Outlandish costumes, double entendres, ugly sisters, men in drag, custard-pie-throwing, celebrity turns and boo-hiss audience participation are all part of today’s classic Christmas panto.
They owe much to the enterprising Victorians’ love of spectacle. By the late 19th century the most extravagant pantomime productions at the largest London theatres could last up to five hours and featured clever stage tricks, stunning costumes and huge casts.
Today’s pantos derive from various sources: Dick Whittington was based on the life of a real mayor of London who died in 1423.
The 1862 panto version by the prolific pantomime author J Byron featured Dick being chased by a villain in a hot-air balloon – the year two English balloonists, Henry Coxwell and James Glaisher, made the news for breaking the altitude record in a balloon (from the Stafford Road Gasworks in Wolverhampton, almost a panto story in itself).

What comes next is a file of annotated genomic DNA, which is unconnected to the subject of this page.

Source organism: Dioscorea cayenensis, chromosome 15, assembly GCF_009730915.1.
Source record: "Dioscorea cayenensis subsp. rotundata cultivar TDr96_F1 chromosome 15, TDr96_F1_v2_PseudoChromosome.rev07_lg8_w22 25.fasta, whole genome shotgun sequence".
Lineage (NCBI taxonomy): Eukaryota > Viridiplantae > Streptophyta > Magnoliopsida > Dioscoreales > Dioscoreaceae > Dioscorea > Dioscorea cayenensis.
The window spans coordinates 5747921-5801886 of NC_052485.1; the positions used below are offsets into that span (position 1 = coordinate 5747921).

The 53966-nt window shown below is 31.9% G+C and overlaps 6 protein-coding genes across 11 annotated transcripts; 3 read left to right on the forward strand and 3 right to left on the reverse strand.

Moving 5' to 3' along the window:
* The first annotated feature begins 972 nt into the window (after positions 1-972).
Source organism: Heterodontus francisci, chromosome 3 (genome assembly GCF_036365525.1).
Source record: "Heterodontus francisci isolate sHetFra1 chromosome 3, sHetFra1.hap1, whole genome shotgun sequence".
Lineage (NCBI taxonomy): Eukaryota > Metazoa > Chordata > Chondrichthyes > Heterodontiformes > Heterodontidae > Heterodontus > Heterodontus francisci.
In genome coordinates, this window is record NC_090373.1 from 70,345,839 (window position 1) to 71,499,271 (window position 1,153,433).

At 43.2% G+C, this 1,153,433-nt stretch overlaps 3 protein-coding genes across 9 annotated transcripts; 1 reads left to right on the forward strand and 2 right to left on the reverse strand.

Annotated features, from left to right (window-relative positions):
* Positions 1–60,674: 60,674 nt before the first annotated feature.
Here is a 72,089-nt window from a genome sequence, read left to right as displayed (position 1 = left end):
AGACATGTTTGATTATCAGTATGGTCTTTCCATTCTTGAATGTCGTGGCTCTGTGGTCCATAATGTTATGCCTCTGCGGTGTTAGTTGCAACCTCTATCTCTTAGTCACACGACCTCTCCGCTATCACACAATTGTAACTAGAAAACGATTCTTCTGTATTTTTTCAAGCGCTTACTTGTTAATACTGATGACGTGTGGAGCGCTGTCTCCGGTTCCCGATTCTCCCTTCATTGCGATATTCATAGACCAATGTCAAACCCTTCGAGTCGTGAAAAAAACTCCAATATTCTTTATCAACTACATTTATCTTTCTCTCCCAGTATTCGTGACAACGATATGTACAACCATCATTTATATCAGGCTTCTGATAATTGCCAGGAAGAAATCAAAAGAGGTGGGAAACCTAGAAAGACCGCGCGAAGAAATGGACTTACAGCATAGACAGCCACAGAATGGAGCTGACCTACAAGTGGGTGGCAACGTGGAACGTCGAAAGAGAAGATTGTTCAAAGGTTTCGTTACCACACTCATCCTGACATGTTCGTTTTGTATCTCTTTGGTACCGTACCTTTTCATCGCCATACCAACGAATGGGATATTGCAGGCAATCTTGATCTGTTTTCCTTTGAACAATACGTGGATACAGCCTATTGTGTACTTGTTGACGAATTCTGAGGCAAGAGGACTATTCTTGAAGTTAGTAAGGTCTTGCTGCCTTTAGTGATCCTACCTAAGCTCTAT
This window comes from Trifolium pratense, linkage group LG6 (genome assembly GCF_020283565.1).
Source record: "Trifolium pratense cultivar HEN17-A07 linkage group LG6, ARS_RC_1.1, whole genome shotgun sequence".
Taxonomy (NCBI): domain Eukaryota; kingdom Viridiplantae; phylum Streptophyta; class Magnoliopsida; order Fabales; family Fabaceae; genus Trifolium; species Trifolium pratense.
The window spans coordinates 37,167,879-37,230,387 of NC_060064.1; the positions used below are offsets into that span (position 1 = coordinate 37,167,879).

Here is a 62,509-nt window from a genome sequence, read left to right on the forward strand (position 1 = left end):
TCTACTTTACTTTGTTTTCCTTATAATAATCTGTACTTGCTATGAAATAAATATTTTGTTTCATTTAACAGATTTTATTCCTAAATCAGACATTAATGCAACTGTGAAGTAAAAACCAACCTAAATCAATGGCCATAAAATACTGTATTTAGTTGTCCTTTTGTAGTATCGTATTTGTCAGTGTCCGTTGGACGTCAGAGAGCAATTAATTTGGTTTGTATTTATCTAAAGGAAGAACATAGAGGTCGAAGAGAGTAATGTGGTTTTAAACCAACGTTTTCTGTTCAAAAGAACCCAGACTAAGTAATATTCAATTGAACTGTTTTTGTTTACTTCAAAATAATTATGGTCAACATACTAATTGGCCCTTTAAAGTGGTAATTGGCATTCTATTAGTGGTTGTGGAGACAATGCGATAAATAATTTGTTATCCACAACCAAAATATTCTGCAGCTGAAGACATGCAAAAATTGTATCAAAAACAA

Sarah Wyatt has dealt in performing arts ephemera for 30 years and will be at the Ephemera Society’s winter fair in London on Sunday, December 3, with some of her stock of panto playbills priced from £10-175.
“I enjoy finding the historical aspect of items as they reflect so well the times in which the performances took place,” she said.
“I recently had a playbill from 1829 which referred to the newly-formed Metropolitan Police; and a 1910 programme for a Dick Whittington pantomime in which Sally the Cook was a suffragette.
“I like hunting down an obscure reference to discover new facts about the past, some new relevance, knowing that this is something which will hopefully excite one of my customers and fill a gap in their collection.”